The amendment failed on a 6-1 vote, with Nord being the only one in favor of it.

McCarthy later criticized Nord for accusing the town of misappropriating funds and said Nord owed the staff an apology.

It appears the IL Supreme Court sees things the same way Stan Nord did. And it appears Normal’s budget and spending is unconstitutional. Kevin McCarthy should eat crow.

If Normal does not change their budget to comply with the IL Constitution, then residents should report Normal to the Attorney General.

Mr. Nord brought this up at last night’s meeting, just hit play. Stay tuned after his comment for Pam Reece:

11 thoughts on “Show me the money!

  1. How do we file a lawsuit? Does this qualify as corruption for the Edgar County Watchdogs? I wonder if Tom DeVore would take this case?

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  2. How do you file a lawsuit?
    The law firm that beat Cook County said “any unit of government that does not comply with the amendment should expect litigation.”
    So,
    1.) Contact the law firm that beat Cook County. Here is their news release with the attornies’ names and contact info.
    https://www.tdrlawfirm.com/news/article/tdr-wins-illinois-supreme-court-victory-for-roadbuilders/

    2.) Contact a local road builder, Laborers’ Union, Operator’s Union, or concrete or asphalt plant and ask them to contact their associations and file suit. It was their associations that hired the above law firm.

    3.) Contact the elected council members who campaigned as Republicans, conservative fighters, or said they want the government to comply with laws. (This has little chance for success because these same people have refused to dedicate this money to the roads for years.)

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  3. On April 21, TDR attorneys John Fitzgerald, Gino L. DiVito, Amanda Catalano, and Jonathan Kim won an impressive victory in the Illinois Supreme Court for the Illinois Road and Transportation Builders Association, and a coalition of other associations representing the transportation infrastructure construction and design industry, in litigation to enforce the Safe Roads Amendment to the Illinois Constitution.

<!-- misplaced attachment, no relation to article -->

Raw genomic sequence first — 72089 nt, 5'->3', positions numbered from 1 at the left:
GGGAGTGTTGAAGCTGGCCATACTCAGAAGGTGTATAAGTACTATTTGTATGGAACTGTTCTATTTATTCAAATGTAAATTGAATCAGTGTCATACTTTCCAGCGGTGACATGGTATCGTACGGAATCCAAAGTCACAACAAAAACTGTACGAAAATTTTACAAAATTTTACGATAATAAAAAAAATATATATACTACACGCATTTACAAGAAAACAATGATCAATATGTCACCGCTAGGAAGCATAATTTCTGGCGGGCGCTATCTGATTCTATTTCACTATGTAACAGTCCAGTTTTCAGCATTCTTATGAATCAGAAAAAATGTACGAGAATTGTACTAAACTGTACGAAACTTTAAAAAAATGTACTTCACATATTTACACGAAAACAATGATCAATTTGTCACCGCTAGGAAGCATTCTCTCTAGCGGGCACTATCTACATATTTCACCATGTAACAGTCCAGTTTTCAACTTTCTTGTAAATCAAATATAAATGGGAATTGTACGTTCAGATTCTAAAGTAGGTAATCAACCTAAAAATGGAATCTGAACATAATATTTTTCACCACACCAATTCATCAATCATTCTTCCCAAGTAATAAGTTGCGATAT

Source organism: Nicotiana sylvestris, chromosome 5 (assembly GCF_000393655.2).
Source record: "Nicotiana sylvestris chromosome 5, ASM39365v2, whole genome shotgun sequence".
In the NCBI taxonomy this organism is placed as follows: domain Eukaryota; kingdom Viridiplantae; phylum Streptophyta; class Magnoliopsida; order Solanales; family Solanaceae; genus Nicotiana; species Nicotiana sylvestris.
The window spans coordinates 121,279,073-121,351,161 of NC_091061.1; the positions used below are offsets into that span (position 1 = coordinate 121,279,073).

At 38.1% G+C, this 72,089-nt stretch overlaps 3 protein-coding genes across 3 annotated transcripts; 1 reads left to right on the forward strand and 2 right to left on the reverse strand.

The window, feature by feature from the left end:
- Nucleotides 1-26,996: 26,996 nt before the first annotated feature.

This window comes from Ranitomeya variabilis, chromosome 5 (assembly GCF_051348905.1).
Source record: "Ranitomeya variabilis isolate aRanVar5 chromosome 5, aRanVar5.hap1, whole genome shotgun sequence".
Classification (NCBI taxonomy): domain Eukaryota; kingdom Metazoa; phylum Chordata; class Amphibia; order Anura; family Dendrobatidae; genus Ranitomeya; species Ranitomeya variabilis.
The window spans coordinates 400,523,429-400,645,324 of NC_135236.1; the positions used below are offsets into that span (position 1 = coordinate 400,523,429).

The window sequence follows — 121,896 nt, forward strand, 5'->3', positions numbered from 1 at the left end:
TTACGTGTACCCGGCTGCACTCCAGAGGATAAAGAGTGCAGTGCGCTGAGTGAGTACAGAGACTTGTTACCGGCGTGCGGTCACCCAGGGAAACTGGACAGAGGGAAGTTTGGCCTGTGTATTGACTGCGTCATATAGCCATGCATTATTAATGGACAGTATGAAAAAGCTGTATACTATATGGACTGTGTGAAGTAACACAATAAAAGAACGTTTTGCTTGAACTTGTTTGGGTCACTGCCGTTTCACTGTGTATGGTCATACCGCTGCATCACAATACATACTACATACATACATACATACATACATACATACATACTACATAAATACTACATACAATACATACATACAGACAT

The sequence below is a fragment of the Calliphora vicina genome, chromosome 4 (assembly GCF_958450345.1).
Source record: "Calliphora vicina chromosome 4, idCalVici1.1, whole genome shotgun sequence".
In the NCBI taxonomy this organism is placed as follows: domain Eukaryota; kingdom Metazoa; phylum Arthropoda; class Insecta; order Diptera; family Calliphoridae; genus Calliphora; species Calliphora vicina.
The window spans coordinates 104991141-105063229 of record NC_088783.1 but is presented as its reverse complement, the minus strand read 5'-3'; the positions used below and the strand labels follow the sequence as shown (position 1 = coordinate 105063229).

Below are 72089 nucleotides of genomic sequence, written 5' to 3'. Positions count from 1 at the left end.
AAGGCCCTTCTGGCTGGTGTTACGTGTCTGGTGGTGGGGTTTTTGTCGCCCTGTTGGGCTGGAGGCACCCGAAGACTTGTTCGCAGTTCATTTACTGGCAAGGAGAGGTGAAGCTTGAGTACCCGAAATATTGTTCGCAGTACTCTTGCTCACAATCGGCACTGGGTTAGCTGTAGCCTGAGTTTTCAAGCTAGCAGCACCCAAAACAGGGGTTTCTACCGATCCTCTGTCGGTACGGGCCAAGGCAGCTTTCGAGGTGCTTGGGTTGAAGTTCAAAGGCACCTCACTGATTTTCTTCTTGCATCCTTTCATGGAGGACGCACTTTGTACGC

The Safe Roads Amendment was passed by an overwhelming majority of Illinois voters in the 2016 General Election. It prohibits the diversion of transportation tax revenues to non-transportation purposes.

    The Roadbuilders allege that, in violation of the Safe Roads Amendment, Cook County diverts approximately $250 million annually in revenue collected from transportation-related taxes and fees to purposes other than transportation. Cook County did not deny that those tax revenues are generated from transportation, but claimed that home rule units of government, such as Cook County, are exempt from complying with the Amendment. The Supreme Court rejected that argument and held that “the Amendment, by its plain language, applies to all moneys derived from transportation-related taxes, fees, excises, or license taxes.”

    The Supreme Court’s opinion thus confirms that home rule units of government must comply with the Safe Roads Amendment and may not divert transportation tax revenues to purposes other than transportation.

    The transportation industry coalition includes the American Council of Engineering Companies (Illinois Chapter), the Associated General Contractors of Illinois, the Chicagoland Associated General Contractors, the Illinois Concrete Pipe Association, the Federation of Women Contractors, the Great Lakes Construction Association, the Illinois Asphalt Pavement Association, the Illinois Association of Aggregate Producers, the Illinois Ready Mixed Concrete Association, the Illinois Road and Transportation Builders Association, and the Underground Contractors Association of Illinois. TDR is proud to represent all of them in this historic litigation.

    The Illinois Supreme Court’s opinion can be found here.

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  4. This dog and pony show does not mean squat. Preston and Lorenz will continue to side with Koos and his other loyal rubber stampers who don’t give a crap about taxpayers. My biggest disappointment is that Normal voters re-elected the same people in the last election. Until Nord gets some help on the council the Mayor will keep his knee on Nord’s neck while the others watch.